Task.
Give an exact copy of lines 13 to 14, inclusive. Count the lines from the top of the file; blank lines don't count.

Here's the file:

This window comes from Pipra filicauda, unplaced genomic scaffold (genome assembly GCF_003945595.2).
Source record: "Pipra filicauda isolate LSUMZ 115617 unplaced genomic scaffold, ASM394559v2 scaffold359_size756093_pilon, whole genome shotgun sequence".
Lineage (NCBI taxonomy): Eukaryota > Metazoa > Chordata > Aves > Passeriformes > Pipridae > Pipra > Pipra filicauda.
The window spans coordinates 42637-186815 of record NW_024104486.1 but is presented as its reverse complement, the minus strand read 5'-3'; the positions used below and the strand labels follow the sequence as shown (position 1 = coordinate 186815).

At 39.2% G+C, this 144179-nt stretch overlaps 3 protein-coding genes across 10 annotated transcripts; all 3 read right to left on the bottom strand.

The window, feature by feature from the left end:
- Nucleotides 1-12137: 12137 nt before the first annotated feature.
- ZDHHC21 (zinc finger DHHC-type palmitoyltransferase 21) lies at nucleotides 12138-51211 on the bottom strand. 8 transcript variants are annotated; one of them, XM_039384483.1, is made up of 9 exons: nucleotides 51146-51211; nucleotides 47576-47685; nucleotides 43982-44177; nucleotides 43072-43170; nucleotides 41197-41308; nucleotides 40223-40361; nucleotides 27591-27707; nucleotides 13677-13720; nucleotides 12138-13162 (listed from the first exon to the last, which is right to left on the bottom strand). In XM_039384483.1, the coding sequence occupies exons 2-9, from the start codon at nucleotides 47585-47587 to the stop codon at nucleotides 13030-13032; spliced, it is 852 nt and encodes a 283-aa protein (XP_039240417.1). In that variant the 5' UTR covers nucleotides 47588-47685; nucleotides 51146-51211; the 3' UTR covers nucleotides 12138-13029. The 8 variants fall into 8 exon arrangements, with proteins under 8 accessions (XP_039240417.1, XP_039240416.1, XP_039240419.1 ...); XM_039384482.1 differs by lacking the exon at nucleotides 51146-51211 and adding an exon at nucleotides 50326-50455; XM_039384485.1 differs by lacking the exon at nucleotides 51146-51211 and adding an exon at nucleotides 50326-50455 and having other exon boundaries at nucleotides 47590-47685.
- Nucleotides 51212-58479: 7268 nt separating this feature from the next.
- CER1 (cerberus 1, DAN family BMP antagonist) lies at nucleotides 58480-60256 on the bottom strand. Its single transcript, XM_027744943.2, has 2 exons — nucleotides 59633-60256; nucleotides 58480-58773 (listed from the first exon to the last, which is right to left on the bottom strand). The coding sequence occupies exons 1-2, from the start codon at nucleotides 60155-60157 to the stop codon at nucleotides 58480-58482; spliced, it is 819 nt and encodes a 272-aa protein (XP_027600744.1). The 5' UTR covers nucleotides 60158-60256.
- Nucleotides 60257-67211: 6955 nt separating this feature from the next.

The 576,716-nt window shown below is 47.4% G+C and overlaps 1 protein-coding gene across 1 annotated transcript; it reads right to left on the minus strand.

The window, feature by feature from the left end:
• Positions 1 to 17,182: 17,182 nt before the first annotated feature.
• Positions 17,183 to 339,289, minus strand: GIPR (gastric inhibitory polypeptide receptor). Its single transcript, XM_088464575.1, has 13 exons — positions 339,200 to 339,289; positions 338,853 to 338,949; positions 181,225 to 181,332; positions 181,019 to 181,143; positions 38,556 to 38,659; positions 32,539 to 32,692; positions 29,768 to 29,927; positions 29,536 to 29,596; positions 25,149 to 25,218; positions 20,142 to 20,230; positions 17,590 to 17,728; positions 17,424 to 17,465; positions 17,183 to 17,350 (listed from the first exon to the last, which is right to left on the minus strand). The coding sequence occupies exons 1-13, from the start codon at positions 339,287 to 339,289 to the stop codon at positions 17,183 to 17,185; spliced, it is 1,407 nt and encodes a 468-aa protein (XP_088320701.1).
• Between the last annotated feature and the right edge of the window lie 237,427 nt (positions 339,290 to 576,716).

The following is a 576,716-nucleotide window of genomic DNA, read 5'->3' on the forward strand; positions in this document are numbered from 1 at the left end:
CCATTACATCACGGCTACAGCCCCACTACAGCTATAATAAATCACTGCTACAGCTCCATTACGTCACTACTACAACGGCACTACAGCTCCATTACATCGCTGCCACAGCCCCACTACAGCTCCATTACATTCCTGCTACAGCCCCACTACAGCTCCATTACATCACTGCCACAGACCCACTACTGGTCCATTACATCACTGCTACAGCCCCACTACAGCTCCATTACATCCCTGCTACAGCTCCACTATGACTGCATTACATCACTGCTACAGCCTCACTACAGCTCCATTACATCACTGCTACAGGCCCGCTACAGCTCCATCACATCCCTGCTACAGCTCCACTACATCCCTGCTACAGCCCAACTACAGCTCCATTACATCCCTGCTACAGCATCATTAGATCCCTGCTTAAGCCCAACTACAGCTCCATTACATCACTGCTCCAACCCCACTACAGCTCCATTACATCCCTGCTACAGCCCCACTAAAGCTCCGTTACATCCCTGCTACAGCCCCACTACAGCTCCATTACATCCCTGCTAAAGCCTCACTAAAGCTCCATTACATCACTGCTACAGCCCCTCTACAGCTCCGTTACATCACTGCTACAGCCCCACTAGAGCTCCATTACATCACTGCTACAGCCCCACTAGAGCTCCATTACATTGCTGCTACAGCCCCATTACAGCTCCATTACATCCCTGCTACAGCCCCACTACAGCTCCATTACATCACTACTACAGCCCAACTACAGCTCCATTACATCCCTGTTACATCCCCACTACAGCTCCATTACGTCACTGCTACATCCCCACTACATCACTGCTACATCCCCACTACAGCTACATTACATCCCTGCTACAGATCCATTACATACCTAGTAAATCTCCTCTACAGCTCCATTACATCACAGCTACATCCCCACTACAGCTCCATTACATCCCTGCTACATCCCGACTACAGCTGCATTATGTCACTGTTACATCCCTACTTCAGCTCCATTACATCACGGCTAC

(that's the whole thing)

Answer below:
The window, feature by feature from the left end:
• Positions 1 to 17,182: 17,182 nt before the first annotated feature.